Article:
He had entered Harvard just as the theory of natural selection was being most hotly debated and he sided with the Darwinians against the creationist theories of Louis Agassiz. While the arguments followed biological and theological lines, James addressed the problem of how individual choice - and thus personal consciousness - can be an efficacious force in the process of biological evolution. In this he later became an implacable foe of the social Darwinists, who argued that evolution favors the preservation of the species, not the individual.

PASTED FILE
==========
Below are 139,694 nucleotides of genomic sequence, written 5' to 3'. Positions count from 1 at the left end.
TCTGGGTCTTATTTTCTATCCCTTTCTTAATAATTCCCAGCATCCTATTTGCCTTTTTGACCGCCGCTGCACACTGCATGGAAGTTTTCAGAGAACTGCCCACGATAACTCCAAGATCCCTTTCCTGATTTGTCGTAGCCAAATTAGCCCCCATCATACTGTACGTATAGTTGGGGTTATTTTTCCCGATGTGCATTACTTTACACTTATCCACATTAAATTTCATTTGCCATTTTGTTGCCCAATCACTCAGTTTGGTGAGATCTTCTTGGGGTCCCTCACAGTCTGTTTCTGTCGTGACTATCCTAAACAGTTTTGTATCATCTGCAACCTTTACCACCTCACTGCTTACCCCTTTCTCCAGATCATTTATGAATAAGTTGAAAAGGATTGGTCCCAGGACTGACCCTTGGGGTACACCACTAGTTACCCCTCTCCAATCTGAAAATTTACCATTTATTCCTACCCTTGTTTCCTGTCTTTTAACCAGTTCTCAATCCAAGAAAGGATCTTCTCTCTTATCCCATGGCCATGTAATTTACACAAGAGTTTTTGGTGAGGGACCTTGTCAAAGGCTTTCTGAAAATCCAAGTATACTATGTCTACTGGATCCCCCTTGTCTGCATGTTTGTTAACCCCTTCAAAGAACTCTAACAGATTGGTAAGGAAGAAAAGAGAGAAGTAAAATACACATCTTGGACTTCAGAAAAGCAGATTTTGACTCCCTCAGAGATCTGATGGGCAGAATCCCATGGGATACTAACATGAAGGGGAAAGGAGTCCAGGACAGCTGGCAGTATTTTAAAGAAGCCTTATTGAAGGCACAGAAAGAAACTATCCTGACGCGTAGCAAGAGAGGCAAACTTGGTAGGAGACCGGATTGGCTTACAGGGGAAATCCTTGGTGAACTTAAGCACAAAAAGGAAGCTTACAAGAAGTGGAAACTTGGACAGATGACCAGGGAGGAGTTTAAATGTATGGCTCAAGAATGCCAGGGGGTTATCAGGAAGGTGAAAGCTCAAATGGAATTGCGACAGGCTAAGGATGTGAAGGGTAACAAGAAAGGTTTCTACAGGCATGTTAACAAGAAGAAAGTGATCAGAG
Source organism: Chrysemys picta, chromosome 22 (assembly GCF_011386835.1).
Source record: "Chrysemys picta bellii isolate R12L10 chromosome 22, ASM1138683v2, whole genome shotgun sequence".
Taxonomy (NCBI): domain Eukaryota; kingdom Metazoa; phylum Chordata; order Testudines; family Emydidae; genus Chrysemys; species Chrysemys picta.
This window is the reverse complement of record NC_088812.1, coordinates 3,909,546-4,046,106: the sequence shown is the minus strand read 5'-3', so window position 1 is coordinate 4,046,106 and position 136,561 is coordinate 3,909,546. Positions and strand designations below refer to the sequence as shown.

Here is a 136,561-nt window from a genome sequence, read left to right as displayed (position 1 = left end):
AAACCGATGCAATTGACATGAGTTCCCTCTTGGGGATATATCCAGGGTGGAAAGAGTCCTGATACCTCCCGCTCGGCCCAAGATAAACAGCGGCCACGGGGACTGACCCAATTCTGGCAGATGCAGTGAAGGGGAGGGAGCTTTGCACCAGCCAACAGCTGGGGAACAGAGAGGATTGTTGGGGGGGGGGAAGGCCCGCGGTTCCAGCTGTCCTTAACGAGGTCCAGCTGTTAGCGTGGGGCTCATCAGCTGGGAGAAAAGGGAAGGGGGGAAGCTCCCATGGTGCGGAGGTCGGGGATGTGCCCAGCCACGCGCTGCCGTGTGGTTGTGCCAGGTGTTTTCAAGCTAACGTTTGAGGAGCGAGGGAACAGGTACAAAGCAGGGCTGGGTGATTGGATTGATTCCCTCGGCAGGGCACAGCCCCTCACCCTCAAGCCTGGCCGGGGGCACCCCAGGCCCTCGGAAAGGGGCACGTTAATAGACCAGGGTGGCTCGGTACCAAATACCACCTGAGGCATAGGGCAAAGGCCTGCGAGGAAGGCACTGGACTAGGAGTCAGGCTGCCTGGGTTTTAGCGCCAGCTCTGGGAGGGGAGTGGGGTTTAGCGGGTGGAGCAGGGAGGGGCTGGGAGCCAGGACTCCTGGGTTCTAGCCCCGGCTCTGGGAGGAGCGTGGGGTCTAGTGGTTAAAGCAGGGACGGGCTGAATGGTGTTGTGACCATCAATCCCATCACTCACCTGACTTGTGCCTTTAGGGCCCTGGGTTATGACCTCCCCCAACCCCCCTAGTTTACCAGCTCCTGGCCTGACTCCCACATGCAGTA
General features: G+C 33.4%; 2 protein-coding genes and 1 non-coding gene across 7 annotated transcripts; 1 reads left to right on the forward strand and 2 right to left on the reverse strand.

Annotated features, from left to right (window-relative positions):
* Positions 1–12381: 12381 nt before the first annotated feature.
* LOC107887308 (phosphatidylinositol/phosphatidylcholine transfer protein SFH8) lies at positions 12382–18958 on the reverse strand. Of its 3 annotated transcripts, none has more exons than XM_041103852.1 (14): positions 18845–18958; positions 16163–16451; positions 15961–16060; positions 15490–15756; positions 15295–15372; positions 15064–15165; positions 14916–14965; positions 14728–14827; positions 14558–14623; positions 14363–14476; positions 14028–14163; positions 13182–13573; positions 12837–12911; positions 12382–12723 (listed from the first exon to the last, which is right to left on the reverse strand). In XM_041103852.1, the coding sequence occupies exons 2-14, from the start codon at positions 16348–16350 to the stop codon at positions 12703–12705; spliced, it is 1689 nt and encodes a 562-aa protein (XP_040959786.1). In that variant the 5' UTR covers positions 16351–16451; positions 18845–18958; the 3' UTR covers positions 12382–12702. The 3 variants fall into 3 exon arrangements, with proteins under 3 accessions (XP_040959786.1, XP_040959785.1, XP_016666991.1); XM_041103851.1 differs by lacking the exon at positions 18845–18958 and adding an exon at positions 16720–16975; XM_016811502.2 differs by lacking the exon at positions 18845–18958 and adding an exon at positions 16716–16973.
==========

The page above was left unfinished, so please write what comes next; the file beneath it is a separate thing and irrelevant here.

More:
With Charles S. Peirce, Chauncey Wright, Nicholas St. John Green, John Fiske and others, James became involved in meetings of the Cambridge Metaphysical Club in the early 1870's. Through their ''intellectual boxing matches,'' James concluded that the basic data of all philosophy is raw human experience, before the differentiation of subject and object. He was later responsible for reawakening the moribund tradition of British Empiricism along the lines of Locke, Hume, Berkeley and Mill. His reputation was made when, after 1898, he enunciated his version of pragmatism, the idea that truth is tested by its effects. Thereafter, in the hands of F. C. S. Schiller at Oxford, Henri Bergson in France and Giovanni Papini in Italy, pragmatism became the first American philosophical movement to have international consequences.